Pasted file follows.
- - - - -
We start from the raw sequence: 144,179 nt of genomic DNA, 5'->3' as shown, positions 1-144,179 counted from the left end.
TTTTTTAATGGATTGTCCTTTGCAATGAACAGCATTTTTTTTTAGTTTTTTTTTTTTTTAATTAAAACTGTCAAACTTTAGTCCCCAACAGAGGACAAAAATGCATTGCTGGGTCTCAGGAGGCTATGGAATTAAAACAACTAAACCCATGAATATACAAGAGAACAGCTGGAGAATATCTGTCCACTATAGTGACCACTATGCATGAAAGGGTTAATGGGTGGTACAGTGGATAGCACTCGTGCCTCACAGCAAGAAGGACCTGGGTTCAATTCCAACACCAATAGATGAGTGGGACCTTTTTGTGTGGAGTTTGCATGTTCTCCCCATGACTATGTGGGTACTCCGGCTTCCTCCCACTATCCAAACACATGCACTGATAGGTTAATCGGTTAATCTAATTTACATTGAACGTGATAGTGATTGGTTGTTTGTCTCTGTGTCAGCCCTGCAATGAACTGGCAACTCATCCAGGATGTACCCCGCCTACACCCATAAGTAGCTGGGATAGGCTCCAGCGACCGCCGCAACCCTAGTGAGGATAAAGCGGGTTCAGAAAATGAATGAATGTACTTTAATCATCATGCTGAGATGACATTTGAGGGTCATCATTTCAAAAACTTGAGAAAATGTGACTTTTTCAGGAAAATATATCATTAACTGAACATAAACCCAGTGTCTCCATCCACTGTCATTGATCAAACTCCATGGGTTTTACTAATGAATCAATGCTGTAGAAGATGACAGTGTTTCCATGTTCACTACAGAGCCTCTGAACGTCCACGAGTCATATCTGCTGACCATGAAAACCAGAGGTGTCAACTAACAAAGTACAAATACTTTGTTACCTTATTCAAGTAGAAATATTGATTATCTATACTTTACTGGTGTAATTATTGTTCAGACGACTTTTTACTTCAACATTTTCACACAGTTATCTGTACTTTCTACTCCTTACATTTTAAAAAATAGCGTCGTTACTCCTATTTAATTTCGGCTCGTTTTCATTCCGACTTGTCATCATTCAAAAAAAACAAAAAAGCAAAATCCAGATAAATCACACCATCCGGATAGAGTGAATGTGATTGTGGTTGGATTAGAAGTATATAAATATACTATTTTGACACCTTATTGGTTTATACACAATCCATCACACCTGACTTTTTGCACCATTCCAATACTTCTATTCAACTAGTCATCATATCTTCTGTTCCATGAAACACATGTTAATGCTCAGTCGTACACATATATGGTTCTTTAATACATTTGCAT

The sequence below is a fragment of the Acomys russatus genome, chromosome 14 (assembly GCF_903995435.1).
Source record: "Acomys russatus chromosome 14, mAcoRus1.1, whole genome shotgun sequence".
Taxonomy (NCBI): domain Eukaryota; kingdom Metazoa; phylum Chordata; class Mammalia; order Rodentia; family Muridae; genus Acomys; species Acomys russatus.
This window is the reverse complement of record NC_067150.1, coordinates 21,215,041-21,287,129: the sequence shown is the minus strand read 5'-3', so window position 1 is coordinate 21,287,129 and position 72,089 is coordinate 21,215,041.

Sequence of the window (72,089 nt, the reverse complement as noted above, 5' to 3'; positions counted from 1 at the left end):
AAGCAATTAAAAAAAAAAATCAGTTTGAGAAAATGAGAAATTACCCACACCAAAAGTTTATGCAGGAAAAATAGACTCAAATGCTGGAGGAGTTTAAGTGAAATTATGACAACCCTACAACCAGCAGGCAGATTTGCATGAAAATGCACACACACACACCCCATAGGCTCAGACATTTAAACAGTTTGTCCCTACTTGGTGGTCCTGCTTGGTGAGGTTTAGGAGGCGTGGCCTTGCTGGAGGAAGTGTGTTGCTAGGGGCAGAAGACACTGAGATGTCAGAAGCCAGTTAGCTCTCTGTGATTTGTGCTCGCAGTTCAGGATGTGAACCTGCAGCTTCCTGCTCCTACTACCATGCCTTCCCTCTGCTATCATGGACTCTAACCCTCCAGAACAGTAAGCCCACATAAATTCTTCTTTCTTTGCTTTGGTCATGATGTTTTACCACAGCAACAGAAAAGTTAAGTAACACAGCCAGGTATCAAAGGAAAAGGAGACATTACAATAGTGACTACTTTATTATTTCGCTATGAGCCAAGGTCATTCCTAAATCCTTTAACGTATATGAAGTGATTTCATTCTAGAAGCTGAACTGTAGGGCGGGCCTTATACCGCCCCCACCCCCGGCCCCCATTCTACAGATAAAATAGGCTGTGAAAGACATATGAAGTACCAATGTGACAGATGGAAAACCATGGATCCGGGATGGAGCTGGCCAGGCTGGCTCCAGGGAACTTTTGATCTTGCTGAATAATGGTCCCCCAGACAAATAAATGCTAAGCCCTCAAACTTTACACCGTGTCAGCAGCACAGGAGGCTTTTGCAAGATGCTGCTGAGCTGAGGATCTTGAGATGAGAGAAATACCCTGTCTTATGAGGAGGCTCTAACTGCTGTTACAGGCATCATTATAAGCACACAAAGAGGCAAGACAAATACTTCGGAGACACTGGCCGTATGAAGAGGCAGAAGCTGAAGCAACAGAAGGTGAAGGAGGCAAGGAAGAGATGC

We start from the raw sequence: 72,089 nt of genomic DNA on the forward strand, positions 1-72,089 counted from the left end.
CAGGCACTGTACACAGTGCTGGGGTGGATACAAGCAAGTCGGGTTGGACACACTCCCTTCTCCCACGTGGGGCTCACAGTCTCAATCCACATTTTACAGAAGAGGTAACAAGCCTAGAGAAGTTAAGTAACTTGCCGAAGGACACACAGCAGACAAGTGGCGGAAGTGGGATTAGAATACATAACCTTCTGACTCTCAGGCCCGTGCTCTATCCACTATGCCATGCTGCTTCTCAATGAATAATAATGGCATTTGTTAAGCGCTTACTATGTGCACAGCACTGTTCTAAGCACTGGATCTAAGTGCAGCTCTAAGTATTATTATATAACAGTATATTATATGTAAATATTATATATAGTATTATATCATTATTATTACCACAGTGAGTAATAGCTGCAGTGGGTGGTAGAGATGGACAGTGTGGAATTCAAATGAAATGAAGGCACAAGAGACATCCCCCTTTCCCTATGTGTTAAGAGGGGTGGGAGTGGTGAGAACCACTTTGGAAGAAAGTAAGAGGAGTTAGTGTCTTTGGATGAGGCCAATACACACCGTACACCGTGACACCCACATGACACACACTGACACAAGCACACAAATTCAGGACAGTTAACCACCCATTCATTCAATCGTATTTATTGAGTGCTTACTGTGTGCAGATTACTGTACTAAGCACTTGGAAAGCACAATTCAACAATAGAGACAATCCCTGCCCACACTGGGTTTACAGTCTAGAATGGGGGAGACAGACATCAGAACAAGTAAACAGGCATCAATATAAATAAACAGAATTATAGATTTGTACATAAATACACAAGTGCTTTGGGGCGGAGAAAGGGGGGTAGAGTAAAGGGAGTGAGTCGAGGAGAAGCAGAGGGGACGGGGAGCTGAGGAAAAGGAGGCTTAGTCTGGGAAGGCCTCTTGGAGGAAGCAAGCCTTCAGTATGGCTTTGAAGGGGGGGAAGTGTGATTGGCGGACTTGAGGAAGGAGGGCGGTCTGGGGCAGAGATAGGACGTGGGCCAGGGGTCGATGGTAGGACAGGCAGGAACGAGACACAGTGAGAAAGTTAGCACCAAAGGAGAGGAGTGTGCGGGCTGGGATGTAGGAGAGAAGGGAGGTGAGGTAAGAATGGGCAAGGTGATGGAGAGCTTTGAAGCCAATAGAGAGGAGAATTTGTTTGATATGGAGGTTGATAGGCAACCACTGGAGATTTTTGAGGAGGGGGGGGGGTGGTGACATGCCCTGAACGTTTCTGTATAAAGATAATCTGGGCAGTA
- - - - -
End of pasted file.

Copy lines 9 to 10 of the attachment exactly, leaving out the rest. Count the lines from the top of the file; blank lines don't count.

We start from the raw sequence: 72,089 nt of genomic DNA on the forward strand, positions 1-72,089 counted from the left end.
CAGGCACTGTACACAGTGCTGGGGTGGATACAAGCAAGTCGGGTTGGACACACTCCCTTCTCCCACGTGGGGCTCACAGTCTCAATCCACATTTTACAGAAGAGGTAACAAGCCTAGAGAAGTTAAGTAACTTGCCGAAGGACACACAGCAGACAAGTGGCGGAAGTGGGATTAGAATACATAACCTTCTGACTCTCAGGCCCGTGCTCTATCCACTATGCCATGCTGCTTCTCAATGAATAATAATGGCATTTGTTAAGCGCTTACTATGTGCACAGCACTGTTCTAAGCACTGGATCTAAGTGCAGCTCTAAGTATTATTATATAACAGTATATTATATGTAAATATTATATATAGTATTATATCATTATTATTACCACAGTGAGTAATAGCTGCAGTGGGTGGTAGAGATGGACAGTGTGGAATTCAAATGAAATGAAGGCACAAGAGACATCCCCCTTTCCCTATGTGTTAAGAGGGGTGGGAGTGGTGAGAACCACTTTGGAAGAAAGTAAGAGGAGTTAGTGTCTTTGGATGAGGCCAATACACACCGTACACCGTGACACCCACATGACACACACTGACACAAGCACACAAATTCAGGACAGTTAACCACCCATTCATTCAATCGTATTTATTGAGTGCTTACTGTGTGCAGATTACTGTACTAAGCACTTGGAAAGCACAATTCAACAATAGAGACAATCCCTGCCCACACTGGGTTTACAGTCTAGAATGGGGGAGACAGACATCAGAACAAGTAAACAGGCATCAATATAAATAAACAGAATTATAGATTTGTACATAAATACACAAGTGCTTTGGGGCGGAGAAAGGGGGGTAGAGTAAAGGGAGTGAGTCGAGGAGAAGCAGAGGGGACGGGGAGCTGAGGAAAAGGAGGCTTAGTCTGGGAAGGCCTCTTGGAGGAAGCAAGCCTTCAGTATGGCTTTGAAGGGGGGGAAGTGTGATTGGCGGACTTGAGGAAGGAGGGCGGTCTGGGGCAGAGATAGGACGTGGGCCAGGGGTCGATGGTAGGACAGGCAGGAACGAGACACAGTGAGAAAGTTAGCACCAAAGGAGAGGAGTGTGCGGGCTGGGATGTAGGAGAGAAGGGAGGTGAGGTAAGAATGGGCAAGGTGATGGAGAGCTTTGAAGCCAATAGAGAGGAGAATTTGTTTGATATGGAGGTTGATAGGCAACCACTGGAGATTTTTGAGGAGGGGGGGGGGTGGTGACATGCCCTGAACGTTTCTGTATAAAGATAATCTGGGCAGTA